Those who are empowered today then decide who is or is not a terrorist, and who to bomb or not to bomb. And this form of “magic” or this power (like the power wielded by Sauron) is exactly what the author has fallen for by writing the piece above! Who is it that the author is concentrating on as “barbaric” and “evil”? Is it the root cause of the problem (which would be the better comparison to the one ring), or a mere consequence and result from the missteps of that root cause?

    The author should recall or research the experience of the GLA in Algeria, as there are many similarities between it and ISIS. Yet, the eventual fall of the GLA did not end “the worldview that gave rise to it”…rather, that worldview has only continued to expand and expand (and most likely, the fall of ISIS will be seen as a great relief for that worldview i.e. for the Islamist movement and project to restore a unified Khalifah).

    The Ottoman Khalifah lasted centuries and conquered so much territory – and it is something similar to it that the Muslim world could potentially unite upon and use as a counterweight to the instability of oppressive and failed states. However, I don’t think that the author of this article would care to support that. What the citizens of the Muslim world want is not the same as what the citizens of the western world want. It is important to live in reality and pay attention to the streets and to the average people. If the author of this article does that, then he would not equate al-Qaidah with ISIS as they have become two very different things; nor is al-Qaidah necessarily the only component of the global Islamist movement and Khalifate project; nor would he analyze the “Arab Spring” as he has done here; nor would he ever state that the OIC is any sort of real representative of the Muslim world; And so forth.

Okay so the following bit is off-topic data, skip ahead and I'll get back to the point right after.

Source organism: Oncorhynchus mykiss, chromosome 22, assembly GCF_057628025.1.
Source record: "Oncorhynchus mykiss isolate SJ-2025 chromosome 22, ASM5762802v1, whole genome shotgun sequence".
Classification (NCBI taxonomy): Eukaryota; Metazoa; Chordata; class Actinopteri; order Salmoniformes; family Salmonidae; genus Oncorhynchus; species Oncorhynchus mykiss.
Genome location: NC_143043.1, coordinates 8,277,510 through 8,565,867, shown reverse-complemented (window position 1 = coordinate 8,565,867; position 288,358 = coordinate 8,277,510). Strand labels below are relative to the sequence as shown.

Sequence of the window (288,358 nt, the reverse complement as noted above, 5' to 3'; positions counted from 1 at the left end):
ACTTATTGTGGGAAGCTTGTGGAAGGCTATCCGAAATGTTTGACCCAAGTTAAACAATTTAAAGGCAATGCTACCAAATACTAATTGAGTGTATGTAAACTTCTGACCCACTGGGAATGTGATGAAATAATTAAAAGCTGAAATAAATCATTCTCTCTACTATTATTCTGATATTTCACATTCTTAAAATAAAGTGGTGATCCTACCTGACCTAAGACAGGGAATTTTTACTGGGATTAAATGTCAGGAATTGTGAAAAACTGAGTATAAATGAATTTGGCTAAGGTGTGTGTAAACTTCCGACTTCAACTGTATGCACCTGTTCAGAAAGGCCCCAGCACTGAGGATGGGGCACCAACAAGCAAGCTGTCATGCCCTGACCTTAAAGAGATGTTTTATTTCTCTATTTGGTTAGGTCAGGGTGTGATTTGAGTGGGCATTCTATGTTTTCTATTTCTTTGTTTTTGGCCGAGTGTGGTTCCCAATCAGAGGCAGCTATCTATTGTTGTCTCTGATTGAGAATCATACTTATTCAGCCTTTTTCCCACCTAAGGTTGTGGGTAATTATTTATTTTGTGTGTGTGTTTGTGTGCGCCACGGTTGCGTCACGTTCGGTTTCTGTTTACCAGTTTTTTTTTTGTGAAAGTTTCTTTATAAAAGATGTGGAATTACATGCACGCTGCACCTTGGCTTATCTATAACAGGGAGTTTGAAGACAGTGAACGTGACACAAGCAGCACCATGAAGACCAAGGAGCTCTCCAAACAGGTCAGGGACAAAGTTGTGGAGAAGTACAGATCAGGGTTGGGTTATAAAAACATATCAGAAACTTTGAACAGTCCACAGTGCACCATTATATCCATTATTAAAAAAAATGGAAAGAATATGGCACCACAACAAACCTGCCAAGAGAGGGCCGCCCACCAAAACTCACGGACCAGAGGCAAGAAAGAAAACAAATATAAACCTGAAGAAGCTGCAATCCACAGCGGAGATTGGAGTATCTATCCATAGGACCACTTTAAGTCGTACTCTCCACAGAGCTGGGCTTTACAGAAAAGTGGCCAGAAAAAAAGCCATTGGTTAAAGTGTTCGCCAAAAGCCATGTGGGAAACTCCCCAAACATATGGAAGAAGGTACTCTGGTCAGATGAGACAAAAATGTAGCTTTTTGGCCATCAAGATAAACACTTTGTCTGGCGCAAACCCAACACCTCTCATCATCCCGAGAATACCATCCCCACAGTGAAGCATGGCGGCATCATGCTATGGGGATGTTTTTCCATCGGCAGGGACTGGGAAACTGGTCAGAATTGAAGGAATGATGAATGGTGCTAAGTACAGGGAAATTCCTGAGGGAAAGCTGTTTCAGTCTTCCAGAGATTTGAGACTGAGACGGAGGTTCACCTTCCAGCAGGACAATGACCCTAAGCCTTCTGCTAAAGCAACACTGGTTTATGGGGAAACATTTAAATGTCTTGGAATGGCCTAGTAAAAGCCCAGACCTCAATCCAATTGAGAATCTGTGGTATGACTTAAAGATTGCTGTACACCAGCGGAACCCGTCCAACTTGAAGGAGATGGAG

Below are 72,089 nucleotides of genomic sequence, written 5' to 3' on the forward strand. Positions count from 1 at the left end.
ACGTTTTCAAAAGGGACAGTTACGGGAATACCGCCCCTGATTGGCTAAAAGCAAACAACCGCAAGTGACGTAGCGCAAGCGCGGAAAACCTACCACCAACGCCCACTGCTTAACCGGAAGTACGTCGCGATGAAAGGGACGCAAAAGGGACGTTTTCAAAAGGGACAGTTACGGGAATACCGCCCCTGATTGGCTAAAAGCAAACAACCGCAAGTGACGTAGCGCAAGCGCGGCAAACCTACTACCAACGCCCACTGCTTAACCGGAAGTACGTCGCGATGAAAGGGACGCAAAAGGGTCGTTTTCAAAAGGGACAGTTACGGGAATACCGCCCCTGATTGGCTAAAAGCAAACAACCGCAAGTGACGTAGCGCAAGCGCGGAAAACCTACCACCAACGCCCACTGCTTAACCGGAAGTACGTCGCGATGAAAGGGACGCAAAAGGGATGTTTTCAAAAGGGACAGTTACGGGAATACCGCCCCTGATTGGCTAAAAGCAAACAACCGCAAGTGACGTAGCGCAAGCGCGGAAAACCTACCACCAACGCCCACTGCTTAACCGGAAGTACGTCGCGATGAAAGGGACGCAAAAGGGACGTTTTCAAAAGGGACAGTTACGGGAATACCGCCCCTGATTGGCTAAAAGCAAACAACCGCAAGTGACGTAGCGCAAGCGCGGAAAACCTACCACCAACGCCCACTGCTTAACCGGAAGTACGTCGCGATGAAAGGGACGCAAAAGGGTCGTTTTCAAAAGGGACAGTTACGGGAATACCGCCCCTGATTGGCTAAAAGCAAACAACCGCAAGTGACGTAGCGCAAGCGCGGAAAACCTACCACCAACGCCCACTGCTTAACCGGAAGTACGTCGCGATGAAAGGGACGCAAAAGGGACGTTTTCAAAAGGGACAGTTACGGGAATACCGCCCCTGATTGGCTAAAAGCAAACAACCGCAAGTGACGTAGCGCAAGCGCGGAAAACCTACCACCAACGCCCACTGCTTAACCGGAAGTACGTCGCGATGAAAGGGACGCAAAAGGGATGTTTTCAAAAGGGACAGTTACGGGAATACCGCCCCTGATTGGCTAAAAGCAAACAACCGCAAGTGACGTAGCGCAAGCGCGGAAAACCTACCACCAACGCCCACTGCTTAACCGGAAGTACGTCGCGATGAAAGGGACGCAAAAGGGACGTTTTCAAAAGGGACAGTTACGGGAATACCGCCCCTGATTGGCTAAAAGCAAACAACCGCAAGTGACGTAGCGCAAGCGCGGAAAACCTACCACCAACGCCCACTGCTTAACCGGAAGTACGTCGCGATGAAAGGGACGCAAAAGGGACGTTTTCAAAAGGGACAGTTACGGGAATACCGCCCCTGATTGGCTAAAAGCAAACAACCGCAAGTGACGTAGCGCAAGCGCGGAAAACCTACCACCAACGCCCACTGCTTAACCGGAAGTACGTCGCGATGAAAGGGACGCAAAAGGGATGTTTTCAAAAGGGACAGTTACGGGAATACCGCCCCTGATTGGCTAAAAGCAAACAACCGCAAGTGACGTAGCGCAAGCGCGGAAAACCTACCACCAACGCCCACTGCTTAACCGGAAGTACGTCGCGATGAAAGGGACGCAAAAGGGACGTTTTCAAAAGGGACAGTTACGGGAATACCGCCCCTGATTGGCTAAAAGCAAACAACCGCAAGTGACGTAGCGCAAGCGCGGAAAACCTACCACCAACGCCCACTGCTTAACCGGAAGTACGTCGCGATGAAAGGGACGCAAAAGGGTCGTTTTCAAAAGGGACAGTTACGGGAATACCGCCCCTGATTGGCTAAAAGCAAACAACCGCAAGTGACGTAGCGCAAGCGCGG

Everything that has happened over the last few decades within the Muslim world has continued to expose various forms of nationalism as well as secular humanism (which may well be the true perspective that this author is coming from) as “the hollow sham” that it is. If everything outside of secular humanism is to be considered “radical/extreme” by the author’s standards…then I’m sorry to say that he will not find what he is looking for. Islam in its most austere form is the last line of defense against a secular world order. And it is that secular order and those who rule over it that have the monopoly on atrocity, barbarity, destruction, sanctions, slavery, prison camps, exploitation, corruption, power, materialism, and worldly desires and interests. So again, what really represents the ring of power from Tolkien’s fictional world…in today’s real world?